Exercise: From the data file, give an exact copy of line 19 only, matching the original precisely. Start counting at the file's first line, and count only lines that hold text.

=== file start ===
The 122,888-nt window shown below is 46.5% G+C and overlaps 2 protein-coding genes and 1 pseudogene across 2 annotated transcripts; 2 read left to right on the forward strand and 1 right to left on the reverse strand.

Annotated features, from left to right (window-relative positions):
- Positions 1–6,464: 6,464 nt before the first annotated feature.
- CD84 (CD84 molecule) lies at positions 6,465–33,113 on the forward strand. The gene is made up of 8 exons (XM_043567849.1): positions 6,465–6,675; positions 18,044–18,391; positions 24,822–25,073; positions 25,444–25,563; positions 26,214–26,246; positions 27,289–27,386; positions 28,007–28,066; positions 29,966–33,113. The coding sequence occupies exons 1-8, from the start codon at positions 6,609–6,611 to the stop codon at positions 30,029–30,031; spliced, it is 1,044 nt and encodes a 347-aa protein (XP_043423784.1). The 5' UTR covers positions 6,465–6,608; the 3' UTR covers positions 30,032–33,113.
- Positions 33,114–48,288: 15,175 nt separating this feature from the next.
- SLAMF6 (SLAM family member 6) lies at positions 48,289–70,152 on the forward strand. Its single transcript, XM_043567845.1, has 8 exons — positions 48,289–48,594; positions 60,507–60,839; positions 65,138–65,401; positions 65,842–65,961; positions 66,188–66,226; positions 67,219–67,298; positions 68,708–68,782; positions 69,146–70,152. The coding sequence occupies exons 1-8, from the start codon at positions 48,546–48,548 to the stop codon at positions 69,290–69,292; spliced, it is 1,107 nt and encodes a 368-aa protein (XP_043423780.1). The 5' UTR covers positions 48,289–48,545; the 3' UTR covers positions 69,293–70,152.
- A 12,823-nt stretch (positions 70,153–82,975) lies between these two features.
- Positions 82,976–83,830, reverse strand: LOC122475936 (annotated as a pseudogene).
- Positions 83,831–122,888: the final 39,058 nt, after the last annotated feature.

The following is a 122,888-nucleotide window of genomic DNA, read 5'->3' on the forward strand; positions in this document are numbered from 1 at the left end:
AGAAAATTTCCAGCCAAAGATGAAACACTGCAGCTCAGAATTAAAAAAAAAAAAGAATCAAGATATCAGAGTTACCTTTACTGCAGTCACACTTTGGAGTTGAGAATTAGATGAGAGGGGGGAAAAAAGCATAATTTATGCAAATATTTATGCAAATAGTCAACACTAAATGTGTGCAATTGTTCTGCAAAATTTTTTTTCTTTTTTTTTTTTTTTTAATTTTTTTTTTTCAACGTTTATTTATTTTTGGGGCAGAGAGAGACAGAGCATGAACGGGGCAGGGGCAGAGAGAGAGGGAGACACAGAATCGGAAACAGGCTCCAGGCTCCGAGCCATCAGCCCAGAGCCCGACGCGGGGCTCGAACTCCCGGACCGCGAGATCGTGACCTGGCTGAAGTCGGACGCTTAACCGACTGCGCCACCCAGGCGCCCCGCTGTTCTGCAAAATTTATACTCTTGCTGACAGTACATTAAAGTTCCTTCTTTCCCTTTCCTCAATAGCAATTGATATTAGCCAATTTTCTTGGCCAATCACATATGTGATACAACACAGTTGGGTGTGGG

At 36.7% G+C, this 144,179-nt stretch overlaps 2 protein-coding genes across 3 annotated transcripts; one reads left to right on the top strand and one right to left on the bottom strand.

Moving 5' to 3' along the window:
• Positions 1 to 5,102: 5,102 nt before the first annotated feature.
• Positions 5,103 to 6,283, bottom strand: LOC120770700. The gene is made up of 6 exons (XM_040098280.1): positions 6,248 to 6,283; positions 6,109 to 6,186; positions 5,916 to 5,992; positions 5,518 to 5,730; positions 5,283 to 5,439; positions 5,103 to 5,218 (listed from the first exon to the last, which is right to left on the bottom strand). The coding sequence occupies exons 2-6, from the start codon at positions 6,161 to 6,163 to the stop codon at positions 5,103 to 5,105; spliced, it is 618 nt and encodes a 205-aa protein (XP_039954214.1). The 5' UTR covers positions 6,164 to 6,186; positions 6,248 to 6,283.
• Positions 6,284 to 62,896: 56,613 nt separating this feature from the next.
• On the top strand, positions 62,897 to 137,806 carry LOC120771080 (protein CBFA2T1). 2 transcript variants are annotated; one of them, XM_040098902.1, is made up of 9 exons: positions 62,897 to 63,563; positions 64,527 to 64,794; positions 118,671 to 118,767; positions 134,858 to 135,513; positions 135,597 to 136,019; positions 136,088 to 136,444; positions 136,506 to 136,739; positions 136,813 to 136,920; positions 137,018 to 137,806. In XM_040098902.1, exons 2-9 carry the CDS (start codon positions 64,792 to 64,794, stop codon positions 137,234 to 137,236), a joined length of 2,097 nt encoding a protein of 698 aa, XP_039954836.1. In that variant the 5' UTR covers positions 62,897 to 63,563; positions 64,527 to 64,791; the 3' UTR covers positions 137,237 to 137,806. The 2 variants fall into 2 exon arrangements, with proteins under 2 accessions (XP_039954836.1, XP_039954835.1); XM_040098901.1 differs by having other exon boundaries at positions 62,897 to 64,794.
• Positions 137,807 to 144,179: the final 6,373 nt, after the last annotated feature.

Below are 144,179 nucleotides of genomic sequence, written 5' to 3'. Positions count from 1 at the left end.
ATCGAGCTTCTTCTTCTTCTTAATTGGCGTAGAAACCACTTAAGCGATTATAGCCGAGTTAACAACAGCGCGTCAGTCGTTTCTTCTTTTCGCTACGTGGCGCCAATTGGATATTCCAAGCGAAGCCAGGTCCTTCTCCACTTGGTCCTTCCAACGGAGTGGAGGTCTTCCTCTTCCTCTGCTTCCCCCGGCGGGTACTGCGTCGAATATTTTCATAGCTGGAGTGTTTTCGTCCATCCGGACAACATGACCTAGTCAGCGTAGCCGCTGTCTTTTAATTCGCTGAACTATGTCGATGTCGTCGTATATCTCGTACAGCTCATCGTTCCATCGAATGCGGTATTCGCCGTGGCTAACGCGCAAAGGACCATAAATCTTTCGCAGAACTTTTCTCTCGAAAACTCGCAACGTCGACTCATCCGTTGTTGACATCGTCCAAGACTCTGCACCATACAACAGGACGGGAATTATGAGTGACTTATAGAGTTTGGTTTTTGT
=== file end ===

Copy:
Below are 144,179 nucleotides of genomic sequence, written 5' to 3'. Positions count from 1 at the left end.